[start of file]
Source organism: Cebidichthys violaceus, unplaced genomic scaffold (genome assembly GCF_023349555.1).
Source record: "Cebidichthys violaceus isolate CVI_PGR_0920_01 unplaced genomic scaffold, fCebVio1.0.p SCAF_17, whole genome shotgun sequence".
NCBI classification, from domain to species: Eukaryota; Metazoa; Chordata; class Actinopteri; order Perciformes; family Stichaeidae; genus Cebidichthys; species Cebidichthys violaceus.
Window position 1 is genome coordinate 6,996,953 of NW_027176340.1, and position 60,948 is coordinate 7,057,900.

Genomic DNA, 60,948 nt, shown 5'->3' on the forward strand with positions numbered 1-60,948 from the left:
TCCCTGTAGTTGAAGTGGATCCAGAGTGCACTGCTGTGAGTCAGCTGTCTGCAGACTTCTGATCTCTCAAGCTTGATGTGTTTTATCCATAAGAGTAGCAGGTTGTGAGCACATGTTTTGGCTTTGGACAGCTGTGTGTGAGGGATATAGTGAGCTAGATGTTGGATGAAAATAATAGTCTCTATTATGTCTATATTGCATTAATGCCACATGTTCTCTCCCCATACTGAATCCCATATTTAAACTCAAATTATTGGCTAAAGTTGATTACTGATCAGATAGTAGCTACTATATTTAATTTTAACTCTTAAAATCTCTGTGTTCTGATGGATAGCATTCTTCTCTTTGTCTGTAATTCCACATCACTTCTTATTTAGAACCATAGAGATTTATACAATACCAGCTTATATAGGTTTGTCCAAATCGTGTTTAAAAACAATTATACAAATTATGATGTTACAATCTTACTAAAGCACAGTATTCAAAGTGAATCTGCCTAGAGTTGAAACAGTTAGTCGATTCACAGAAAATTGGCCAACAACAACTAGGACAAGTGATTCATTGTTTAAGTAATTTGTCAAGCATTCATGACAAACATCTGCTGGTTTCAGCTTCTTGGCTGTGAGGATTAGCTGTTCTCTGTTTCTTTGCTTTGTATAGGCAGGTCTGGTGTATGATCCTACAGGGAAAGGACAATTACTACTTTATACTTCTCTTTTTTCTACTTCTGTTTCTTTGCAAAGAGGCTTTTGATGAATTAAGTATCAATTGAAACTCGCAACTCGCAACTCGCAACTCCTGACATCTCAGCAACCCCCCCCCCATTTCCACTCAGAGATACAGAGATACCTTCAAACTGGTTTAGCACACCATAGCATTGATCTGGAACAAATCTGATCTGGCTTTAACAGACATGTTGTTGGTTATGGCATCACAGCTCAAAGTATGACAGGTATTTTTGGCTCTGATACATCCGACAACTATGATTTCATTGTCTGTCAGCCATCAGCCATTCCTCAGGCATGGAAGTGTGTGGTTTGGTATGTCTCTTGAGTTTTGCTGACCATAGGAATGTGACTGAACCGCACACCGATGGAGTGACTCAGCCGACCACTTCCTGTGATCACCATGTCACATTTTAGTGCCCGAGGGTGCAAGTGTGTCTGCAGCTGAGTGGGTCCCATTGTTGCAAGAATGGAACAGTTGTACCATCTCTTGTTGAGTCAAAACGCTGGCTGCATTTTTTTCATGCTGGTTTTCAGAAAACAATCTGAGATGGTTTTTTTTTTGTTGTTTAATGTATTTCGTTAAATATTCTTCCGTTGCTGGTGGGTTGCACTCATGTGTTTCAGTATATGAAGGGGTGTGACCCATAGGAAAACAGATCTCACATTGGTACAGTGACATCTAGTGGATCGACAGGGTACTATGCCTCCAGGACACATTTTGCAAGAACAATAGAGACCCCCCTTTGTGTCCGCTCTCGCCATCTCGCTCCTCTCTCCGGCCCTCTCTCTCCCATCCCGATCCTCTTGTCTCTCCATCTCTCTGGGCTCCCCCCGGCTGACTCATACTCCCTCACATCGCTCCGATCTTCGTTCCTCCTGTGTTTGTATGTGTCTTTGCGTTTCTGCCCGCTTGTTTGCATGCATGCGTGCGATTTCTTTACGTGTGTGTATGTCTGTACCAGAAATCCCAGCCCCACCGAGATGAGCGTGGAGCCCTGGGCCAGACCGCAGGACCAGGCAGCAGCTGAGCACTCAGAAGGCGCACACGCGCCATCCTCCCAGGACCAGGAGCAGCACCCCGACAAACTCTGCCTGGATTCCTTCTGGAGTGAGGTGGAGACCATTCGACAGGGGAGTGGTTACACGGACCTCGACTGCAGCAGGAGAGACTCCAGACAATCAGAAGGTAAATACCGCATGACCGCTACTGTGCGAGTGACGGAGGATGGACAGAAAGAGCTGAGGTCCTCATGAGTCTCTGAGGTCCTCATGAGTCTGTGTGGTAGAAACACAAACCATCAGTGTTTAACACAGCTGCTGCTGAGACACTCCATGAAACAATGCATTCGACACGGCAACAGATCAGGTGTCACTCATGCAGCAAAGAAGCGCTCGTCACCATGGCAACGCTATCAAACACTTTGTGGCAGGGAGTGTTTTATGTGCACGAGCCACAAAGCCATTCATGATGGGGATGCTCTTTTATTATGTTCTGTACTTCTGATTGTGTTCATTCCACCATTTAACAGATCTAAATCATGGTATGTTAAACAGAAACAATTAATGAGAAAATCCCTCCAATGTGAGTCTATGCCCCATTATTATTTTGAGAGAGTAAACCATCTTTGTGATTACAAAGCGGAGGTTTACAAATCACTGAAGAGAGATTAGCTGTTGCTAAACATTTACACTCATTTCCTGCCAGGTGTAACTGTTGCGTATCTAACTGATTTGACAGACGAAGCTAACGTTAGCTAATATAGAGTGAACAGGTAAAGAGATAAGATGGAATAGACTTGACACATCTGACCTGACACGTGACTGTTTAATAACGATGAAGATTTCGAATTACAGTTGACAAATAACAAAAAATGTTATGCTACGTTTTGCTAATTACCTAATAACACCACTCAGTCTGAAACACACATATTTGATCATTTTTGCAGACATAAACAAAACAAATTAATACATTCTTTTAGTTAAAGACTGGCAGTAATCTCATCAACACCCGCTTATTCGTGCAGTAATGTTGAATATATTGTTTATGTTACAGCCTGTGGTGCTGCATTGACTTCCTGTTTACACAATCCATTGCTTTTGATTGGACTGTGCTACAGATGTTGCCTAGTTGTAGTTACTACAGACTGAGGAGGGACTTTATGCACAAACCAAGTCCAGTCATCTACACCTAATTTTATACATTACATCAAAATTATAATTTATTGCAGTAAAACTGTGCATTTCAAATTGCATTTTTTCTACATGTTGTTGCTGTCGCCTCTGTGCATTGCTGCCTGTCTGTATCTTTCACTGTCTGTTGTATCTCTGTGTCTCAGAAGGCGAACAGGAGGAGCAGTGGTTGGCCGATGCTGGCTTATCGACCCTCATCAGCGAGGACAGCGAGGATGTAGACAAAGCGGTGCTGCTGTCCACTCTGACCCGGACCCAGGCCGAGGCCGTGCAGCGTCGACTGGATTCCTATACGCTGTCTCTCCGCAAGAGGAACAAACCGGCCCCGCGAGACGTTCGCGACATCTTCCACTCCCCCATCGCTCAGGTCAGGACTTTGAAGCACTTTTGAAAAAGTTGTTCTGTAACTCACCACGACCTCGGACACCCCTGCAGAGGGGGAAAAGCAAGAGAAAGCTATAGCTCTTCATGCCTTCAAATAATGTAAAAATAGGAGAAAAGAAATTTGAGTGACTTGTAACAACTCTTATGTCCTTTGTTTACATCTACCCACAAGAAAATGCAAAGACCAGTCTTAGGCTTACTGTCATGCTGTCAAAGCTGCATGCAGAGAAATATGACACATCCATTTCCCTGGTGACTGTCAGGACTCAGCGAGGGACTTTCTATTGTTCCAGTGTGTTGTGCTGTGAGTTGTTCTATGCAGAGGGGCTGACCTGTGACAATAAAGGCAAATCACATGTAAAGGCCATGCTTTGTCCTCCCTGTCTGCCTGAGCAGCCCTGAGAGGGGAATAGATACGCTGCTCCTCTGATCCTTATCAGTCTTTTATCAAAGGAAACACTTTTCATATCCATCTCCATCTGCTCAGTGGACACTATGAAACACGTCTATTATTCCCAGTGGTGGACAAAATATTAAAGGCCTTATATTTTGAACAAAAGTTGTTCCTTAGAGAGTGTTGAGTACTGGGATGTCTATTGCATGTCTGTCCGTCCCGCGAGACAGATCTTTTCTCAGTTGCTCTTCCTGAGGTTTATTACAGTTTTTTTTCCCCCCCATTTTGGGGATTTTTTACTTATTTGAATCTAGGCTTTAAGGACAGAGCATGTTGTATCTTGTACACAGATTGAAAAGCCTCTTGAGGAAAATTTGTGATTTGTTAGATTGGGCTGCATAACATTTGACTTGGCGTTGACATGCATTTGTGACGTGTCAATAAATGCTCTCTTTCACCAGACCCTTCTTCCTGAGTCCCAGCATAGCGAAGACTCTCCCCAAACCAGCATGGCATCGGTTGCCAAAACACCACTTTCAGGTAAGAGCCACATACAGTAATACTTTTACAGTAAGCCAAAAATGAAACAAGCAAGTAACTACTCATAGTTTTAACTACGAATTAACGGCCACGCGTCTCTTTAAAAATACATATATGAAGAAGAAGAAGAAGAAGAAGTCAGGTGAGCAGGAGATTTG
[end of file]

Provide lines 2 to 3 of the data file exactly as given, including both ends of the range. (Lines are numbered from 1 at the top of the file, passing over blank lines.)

Source record: "Cebidichthys violaceus isolate CVI_PGR_0920_01 unplaced genomic scaffold, fCebVio1.0.p SCAF_17, whole genome shotgun sequence".
NCBI classification, from domain to species: Eukaryota; Metazoa; Chordata; class Actinopteri; order Perciformes; family Stichaeidae; genus Cebidichthys; species Cebidichthys violaceus.